troops. I am unwilling to risk my neck and
car.
Oldfield follows with a severe ar
raignment of the management of the
Vanderbilt, when he says, "spfent noth
ing, to safeguard drivers and specta
tors." '
CHURCH'S CORNERSTONE
IS LAID AT SAN JOSE
Special Exercises Held in Honor
of Event
[Special Dispatch to The Call]
SAN JOSE, Oct. 2.— The cornerstone
of the First Methodist Episcopal church
was laid today. : .
. Special music was rendered by a
selected choir. : Rev. George A. Miller
delivered the invocation; the responsive
reading was conducted by." Rev. J. L.
Burchan-Tof the College Park pastor
ate; Rev. C. A. Richardson, pastor of
the Centella Methodist Episcopal
church, read the scriptural lesson from
the third chapter of Corinthians.
. The cornerstone was swung into
position by Rev. "W. C. Evans, superin
tendent of the. San Francisco district.
The First Methodist Episcopal church
was founded in 1549 in this city.
LARGE CROWD GREETS
A SPECIAL PROGRAM
Ellery's Band at Idora Park
Proves Big Attraction
OAKLAND, Oct. 2.— A special pro
gram by Ellery's band, glventhis after
noon,' resulted in. one of the largest
crowds of the season attending Idora
park. Tomorrow evening the band will
give selections f rom^the . piano com
posers, and the regular symphony con
cert will bethe attraction Sunday even
ing. For the rest' of the week there
will, be a round of classical music 'em
bracing the Italian ; and German.
TWO MEN ARE KILLED
WHILE HUNTING DEER
DENVER, Colo., Oct. 2.— While stalk
ing a wounded deer 18 miles' southwest
of Colorado-Springs, ;FredV ßagle, . 30
years. old, was shot and killed by his
companion,, Adam Pingle. John; Hol
lenbeck. 30 years old, while deer hunt
ing," was shot with his own: gun at
Barella' mesa,, 32: miles southeast of
Trinidad, and., died instantly.
PRESIDENT RETURNS TO
\u25a0\ HIS SUMMER HOME
; BEVERLY, ; Mass.. Oct. 2.— president
Taf t arrived I n * Be ver 1y ? atM 0 : 10 \u2666P.i m.
He ;~; ~ will .remain until the 4?vening:"of
October j. 17, when. :he -.will.* return y.ib
Washington " :\u25a0"; \u25a0 ' "\u25a0;" ;\u25a0 \u25a0 \u25a0\u25a0/'. ' ; • -; v \u25a0 \u25a0 "\u25a0}_ ••-\u25a0 *\u25a0:% ' :>.f|
New Chief Announces Policy
No Politics in Department
Captain '"John : Seymour? who l 'hias 'beeh.'cßosen do "succeed.. Chief .of j
\u25a0\u25a0", ~\ ':y-.\.: \u25a0'\u25a0•-. "\u25a0 ? ';':^john;B..Martin. ', V -:•" '.\u25a0 - r --. -:.-..'•\u25a0' ••' j
HAVANA FILLED WITH BEGGARS AND
OFFICE SEEKERS, SAYS POLICE CHIEF
HAVANA,' Oct.'; 2.— A 1 - report; recently
issued .by General : Armando"' Rlvas,
chief of :police of "Havana, "shows a'de
plorable condition- -'in^thef capital. 1 . So
great has been the increase > of,- Idleness
and mendicancy-since the establishment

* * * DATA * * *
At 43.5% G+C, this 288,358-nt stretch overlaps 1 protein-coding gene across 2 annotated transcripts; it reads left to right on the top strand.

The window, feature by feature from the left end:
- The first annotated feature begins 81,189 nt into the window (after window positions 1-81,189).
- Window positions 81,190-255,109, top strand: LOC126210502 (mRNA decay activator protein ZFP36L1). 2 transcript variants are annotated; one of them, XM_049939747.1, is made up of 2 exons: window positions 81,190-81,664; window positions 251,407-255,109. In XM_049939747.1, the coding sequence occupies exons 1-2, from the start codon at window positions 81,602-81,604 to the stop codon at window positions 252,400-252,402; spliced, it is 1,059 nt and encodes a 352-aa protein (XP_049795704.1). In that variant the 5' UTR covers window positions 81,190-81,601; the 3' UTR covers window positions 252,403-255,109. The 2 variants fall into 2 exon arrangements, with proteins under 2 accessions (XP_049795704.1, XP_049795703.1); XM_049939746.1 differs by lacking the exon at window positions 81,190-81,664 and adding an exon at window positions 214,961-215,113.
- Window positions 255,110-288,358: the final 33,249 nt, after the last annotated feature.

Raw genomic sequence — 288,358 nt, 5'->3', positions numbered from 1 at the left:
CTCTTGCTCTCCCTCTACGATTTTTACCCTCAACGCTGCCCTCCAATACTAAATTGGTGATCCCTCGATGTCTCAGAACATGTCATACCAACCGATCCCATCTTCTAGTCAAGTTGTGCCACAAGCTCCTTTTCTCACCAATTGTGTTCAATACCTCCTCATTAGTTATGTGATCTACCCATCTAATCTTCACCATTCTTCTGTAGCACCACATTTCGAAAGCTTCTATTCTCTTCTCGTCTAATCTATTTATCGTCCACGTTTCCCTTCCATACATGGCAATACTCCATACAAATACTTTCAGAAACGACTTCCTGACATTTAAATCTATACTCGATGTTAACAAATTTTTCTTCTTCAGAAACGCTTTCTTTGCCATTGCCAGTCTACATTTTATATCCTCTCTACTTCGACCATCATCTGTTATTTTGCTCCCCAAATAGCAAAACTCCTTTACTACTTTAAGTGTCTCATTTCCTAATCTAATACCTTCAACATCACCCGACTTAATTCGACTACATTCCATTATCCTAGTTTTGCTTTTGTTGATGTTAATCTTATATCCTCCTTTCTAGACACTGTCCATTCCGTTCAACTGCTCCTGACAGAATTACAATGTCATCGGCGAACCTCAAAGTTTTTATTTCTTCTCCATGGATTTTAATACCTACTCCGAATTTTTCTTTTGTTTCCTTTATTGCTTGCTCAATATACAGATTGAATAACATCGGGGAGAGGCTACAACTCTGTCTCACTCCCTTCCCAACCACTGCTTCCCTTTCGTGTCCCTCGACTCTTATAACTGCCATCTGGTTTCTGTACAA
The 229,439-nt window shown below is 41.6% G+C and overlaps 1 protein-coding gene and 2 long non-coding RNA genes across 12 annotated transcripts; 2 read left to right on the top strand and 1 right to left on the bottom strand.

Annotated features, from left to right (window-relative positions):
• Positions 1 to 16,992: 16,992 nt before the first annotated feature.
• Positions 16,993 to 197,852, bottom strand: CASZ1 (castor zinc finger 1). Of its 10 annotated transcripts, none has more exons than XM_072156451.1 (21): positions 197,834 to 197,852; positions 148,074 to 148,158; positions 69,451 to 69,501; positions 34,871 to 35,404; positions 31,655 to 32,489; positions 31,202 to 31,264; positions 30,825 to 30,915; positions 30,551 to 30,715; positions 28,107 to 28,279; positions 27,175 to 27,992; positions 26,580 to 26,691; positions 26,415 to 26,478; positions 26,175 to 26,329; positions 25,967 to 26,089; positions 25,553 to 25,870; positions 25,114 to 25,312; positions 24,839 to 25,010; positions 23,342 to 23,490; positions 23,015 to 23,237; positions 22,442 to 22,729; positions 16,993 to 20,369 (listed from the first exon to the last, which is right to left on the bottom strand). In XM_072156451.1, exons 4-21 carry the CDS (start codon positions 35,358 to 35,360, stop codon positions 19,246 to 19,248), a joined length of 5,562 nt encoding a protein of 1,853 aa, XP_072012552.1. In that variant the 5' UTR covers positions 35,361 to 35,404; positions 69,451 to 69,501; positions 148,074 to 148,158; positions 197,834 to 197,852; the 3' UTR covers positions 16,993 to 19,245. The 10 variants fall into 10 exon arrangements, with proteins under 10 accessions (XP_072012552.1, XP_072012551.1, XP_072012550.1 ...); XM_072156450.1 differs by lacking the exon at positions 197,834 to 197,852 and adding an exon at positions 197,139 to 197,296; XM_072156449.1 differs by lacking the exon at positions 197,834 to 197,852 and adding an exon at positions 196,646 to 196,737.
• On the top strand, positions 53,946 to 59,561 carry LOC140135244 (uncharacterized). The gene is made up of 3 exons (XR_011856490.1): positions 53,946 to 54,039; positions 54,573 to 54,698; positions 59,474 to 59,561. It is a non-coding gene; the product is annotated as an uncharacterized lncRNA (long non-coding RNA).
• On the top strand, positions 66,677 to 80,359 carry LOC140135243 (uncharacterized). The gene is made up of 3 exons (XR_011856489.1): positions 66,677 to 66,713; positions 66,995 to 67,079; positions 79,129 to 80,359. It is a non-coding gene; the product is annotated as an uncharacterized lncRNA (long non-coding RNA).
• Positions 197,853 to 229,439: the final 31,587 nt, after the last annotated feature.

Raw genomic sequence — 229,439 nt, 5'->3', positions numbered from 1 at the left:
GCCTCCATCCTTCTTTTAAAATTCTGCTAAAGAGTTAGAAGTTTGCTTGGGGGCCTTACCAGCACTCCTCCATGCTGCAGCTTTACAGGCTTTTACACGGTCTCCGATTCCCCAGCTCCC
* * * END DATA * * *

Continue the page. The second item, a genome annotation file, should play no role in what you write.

of. the national lottery "that General
Rivas declares ttiat some steps must be
taken to correct the evil, and to that
end he has invited a number, of promi
nent .citizens to study conditions '.and
suggest a remedy. - \u25a0J * '\u25a0 ...
. .General Rivas: says that he finds, 'an
Increasing "and most J alarming Indis
position v to perform "any fuse'fuljjabor,
which results.^ largely t> from -the *pre
ARE YOU M ELANCHOLY? MAYBE YOUR
ADAM 'S APPLE NEEDS TO BE PEELED
[Special Dispatch to The Call]
BOSTON, Oct. - 2.— The.' removal -of
four-fifths of theUhyroid gland, famil
iarly known as -the "Adam's, apple,' l
with -the: knife Is. one of the latest and
most remarkable cures that has been
discovered for certain forms of .in
sanity, according- "to Dr. L. . Vernon
Briggs, the noted •" Boston .nerve spe
cialist. . . ; .
"Two particular forms of mental-dis
order, known .as . dementia ! precox and
melancholia," said: Doctor Briggs to
day, "are now' acknowledged by 'the
RULES OR NAVY MAY KEEP YOUTH
FROM INHERITING $1,000,000 ESTATE
[Special Dispatch to The Call]
NEWPORT, R. 1., Oct. 2.— Horace L.
Keeler,- a^ hospital' apprentice In the
navy at *$22| a "month,- is likely to lose
a fortune of $1,000,000 left hlnv by hi§
grandfather, Logati Keeler •of Rich
mond,: Ind., because; he can not get ; a
released from the navy and, fulfill". the
peculiar conditions of the. will/..
Horace. .Keeler. ,. started wandering
BOY SCOUTS TRAMP
FROM HERE TO SAN JOSE
[Special Dispatch' to The Call]
? SAN; JOSE.^Oct., 2.— Carrying 'their
rations,' blankets r and camp utensils on
their backs^ v four 3 San", Francisco boy.
scouts arrivefiinUiis.city tonight/jhav.
ing walked all the way.;; They reported
the , loss of a * comradeijJoe "Moessner,"'
whiTeen :routp, but 'received - word .-from'
a farm near Saratoga .that missing
Voy''! had V turned .up - there. -; .The i other
; scouts -who '.arrived, '"herel-were \u25a0-\u25a0\u25a0' Fraink
McDefrnott.'M Jlarold v" • Woods,-: '\u25a0-" James
TfevetbyickJahd-^illiam^RHey,'^ v;» -
vailing passion for office hunting. Of
fice seekers, the general says, throng
the entrances of all 'governmental de
partments, pestering the chiefs for ap
pointments- of any kind. ;
'While this rush for offices' is going
on. General Rivas says that there is a
constant unsatisfied demand for, skilled
workmen and for labor of all kinds In
city and country. Worse than this, the
general. finds a rapidly decreasing num
ber of young Cubans employed in fac
tories and in the various trades, so thaf